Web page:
"I know I did something that is unforgiveable, but I can create a world where I make amends," Van Houten said. "I'm trying to be someone who lives a life for healing rather than destruction."
"He could never have done what he did without people like me"
[I was] "like a pebble falling in a pond which affected so many people."
"Mr. and Mrs. La Bianca died the worst possible deaths a human being can," she said. "It affected their families. It affected the community of Los Angeles, which lived in fear. And it destroyed the peace movement going on at the time, and tainted everything from 1969 on."
Parole board commissioner Jeffrey Ferguson asked her, "You felt left out and you wanted to be included the next time, is that correct?"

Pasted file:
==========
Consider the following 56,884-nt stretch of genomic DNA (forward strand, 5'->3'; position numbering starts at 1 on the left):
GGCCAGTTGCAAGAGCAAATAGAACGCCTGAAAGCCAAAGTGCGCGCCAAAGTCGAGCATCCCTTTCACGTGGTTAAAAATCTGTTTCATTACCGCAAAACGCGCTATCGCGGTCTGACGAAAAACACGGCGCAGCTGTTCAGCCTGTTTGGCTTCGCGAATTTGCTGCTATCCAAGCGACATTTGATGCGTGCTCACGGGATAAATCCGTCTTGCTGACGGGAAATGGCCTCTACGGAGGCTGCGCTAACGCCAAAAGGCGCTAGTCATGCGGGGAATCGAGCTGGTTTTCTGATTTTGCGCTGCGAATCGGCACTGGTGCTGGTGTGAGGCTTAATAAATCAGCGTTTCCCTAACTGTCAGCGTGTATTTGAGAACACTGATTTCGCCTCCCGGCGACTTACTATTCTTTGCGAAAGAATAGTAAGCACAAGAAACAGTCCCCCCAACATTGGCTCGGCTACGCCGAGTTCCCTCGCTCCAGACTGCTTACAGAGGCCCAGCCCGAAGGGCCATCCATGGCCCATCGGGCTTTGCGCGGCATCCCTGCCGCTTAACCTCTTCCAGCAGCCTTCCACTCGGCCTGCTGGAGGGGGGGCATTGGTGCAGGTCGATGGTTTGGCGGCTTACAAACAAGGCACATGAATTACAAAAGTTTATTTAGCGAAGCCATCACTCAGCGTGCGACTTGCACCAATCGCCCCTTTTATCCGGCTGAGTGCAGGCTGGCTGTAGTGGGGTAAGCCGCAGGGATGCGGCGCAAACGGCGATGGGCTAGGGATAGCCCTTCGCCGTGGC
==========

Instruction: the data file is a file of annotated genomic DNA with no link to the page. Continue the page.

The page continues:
"Yes," Van Houten said, adding that another of the women tried with Manson, Patricia Krenwinkel, had been like a sister to her and she knew that Krenwinkel had participated in the first round of killing.
"She had crossed the line in her commitment to the race war and I wanted to cross the line, too. ... It was something that had to be done," she said.
FROM the LA Times:
"I twisted myself to the point where I thought this had to be done and I participated".
Asked if she would have done the same had children been involved, she answered, "I can't say I wouldn't have done that. I'd like to say I wouldn't, but I don't know."
Asked to explain her actions, she said, "I feel that at that point I had really lost my humanity and I can't know how far I would have gone. I had no regard for life and no measurement of my limitations."